We were called in for the meal, each person served a plate of noodles with a piece of chicken sticking out. Matteo’s bowl had the biggest unlaid egg in it, and we all soon found we had our own little surprise lurking in the soup. Our teacher had a smaller non-egg and what looked to me like the neck. Eric had the heart. I scooped in to my liquid and brought up the liver in my spoon.
I looked up and noticed that I had a unique view from my seat. Across from me was the senora, and over her head and through the doorway I had a direct view of the chicken’s head as I tried a bite of its liver, then hid the rest of its organ under its bones, which I had gnawed clean with my teeth.





Chicken head, body, feathers





Chicken egg preview







Aah!


Watch the video if you dare. It's quite graphic and not for chicken lovers.


video

Wednesday, July 9, 2008

Language learning and teachings of a questionable nature

Hola. I just have some random happenings to report this week. Oh, and I have pique. It looks like a splinter in my toe, but it's really an insect that has burrowed into my foot with the hopes of making a nest. About half the group has gotten it. It's supposed to be good luck, but maybe that's just to make you feel better about a critter layin eggs in your baby toe.

We're going next week to our Long Field Practice, a week of shadowing another volunteer. I'm going to a banana plantation you have to get to by boat. Anyway, it might be a while before I update.


July 2 - Oh Tim

Things have not been the same in language class since Tim learned the phrase “relationes sexuales casuales.”
For he likes two things: Women and meat, especially if it comes in the form of fried pockets called empanadas. During our language classes, I catch him looking in his Spanish-English dictionary, giggling.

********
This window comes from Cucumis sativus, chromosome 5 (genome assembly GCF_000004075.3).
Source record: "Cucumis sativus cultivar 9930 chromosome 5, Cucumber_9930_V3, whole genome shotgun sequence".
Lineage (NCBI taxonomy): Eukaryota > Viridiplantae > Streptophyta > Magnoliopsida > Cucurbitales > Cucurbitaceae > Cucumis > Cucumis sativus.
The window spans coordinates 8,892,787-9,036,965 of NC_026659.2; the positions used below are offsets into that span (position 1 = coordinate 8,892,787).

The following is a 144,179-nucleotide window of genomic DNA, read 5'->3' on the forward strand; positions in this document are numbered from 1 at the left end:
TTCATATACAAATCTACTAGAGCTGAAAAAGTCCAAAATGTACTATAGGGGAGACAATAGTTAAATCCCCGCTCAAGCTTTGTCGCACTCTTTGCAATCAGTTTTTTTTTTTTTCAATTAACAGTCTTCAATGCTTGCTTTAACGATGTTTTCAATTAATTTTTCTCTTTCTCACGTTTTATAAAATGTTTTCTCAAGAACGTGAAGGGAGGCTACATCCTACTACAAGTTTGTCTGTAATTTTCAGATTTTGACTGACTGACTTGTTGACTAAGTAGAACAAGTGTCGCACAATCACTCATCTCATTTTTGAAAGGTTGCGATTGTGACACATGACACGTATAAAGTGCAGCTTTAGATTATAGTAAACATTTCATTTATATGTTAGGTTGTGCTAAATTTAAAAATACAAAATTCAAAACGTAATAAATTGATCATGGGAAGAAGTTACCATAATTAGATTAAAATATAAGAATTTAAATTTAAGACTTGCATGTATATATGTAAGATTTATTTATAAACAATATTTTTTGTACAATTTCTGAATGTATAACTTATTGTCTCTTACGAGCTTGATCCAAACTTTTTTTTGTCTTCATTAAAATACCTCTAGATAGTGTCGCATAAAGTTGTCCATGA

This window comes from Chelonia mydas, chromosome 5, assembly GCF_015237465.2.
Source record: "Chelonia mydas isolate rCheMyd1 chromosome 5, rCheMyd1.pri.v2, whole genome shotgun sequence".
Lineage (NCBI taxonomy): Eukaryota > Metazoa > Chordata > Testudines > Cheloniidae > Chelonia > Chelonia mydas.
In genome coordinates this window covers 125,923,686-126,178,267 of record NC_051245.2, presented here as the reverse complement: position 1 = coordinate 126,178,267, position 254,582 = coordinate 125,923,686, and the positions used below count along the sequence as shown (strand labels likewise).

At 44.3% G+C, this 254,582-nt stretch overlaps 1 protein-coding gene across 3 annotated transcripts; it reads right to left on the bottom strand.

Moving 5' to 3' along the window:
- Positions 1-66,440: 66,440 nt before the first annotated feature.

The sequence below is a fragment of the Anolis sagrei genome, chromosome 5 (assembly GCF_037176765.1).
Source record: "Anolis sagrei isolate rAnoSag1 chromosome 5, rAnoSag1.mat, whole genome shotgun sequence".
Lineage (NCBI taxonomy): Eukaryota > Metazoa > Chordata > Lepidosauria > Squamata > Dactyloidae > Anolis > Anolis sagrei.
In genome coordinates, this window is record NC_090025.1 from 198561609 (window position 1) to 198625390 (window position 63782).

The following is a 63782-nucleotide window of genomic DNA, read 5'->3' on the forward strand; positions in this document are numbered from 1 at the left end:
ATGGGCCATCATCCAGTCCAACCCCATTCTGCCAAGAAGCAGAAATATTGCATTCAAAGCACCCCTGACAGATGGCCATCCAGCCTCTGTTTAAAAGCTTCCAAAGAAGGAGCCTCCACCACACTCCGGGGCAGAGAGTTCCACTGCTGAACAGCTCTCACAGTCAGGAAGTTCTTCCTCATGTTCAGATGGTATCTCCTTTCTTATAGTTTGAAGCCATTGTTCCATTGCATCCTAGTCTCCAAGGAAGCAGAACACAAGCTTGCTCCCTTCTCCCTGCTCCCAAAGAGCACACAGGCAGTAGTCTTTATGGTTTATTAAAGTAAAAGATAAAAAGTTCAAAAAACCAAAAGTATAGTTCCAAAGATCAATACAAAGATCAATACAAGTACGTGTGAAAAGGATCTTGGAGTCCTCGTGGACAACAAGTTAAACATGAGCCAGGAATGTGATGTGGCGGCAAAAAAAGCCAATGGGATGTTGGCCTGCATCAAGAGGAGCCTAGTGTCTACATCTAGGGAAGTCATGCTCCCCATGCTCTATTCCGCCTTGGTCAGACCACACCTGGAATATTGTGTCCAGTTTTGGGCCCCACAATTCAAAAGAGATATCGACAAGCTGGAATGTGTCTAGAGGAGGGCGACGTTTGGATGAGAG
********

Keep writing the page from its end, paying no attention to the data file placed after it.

Our poor language teacher has to keep a straight face while he practices his question by saying to me, “Quieres muchos relationes sexuales casuales con los Paraguayos?”
If we’re learning about present tense, his example sentence is “Yo como empanadas.” For the past, “Yo comi empanadas.” Commands, “Por favor, traeme una empanada.”
Tonight we were at the bus stop, late getting home because we couldn’t tear unplug ourselves from the internet cafe. There had been no talk of going to the meat stand, where he answers his cravings for meat on a stick. We were counting out our Guaranis at the bus stop. We’d been waiting about seven minutes, when Tim burst.
“I’m going for asadito!” He yelled, running away from us. “If the bus comes just leave me. I’ll find my way home somehow!”
“Get me one!” I yelled.
“Ok!”
It was just 30 seconds later that a bus pulled up. I didn’t want to leave Tim in the dark by himself. We looked at each other and mulled the line.
Right then he booked it around the corner, holding his hat on his head and carrying a green little bag with two sticks coming out of it, weighed down by meat and two pieces of mandioca.
“Go! Go!”
We jumped on and wedged in the middle, holding on the rail with one hand, and feeding ourselves from meat sticks in the other.

July 4 - Happy Fourth of July

Oh, you know, just another day at the embassy, playing Frisbee and mowing down hot dogs and hamburgers while listening to a radio station piped in via internet from Miami.

July 6 - Bam in your face

We’ve been having “Dias de Practica,” or days of practice, where they send us out into the community to hang with a family and see if we can try to find out if they have any needs we can help them with over six days spread out over our training time.
My buddy Sasha and I have been hanging out with some women who live on beautiful land of sugar cane fields.
We find them in the kitchen, two sisters in law, their mother tending the store out front, and little kids, some old enough to jump the overturned chair that serves as a baby gate.